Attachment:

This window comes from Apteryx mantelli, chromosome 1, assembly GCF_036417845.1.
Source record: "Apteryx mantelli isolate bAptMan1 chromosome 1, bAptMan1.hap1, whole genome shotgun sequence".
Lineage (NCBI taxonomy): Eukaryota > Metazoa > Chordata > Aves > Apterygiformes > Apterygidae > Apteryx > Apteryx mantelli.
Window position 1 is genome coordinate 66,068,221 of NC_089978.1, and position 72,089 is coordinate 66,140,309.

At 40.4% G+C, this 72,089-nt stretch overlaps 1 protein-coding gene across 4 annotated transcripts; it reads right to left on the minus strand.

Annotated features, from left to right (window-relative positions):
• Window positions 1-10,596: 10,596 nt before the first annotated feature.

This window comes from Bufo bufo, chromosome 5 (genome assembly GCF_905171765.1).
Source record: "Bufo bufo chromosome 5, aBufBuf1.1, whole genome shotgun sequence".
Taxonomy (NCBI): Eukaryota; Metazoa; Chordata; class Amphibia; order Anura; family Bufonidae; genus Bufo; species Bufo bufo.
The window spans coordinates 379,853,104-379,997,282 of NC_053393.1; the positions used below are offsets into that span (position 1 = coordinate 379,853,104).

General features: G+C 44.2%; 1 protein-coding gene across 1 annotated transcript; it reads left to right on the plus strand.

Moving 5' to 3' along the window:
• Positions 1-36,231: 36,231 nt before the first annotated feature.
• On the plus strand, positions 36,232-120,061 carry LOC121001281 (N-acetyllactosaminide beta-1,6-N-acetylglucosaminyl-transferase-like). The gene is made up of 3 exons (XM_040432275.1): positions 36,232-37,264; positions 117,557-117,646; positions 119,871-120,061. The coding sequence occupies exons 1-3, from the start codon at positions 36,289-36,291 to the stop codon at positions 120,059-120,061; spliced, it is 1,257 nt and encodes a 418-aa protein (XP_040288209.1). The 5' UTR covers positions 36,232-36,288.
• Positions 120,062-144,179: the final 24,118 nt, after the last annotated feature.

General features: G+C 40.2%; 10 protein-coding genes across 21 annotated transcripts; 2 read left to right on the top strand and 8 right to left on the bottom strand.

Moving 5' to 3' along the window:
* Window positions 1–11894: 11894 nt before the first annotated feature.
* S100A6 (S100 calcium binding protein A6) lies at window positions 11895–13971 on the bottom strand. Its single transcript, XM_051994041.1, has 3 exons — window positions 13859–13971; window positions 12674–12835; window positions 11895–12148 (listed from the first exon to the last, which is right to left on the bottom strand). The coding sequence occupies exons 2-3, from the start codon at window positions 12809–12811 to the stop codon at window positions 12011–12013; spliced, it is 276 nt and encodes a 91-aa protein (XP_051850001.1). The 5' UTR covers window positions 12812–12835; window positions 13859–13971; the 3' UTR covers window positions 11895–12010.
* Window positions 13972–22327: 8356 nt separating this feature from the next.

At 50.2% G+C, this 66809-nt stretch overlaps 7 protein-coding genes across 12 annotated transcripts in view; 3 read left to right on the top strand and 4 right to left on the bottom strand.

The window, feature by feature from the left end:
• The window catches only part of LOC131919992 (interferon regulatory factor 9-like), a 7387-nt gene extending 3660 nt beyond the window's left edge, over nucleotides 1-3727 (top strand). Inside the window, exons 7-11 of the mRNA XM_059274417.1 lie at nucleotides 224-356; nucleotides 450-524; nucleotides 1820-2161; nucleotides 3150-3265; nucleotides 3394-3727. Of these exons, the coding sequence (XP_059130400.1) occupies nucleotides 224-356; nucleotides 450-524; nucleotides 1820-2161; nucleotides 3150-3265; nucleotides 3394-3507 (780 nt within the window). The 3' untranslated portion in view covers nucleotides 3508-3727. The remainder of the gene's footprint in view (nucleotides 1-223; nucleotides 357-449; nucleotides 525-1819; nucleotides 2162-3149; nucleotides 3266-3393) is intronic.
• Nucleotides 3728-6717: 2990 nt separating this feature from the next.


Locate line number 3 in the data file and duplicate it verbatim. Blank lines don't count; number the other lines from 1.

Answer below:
Lineage (NCBI taxonomy): Eukaryota > Metazoa > Chordata > Aves > Apterygiformes > Apterygidae > Apteryx > Apteryx mantelli.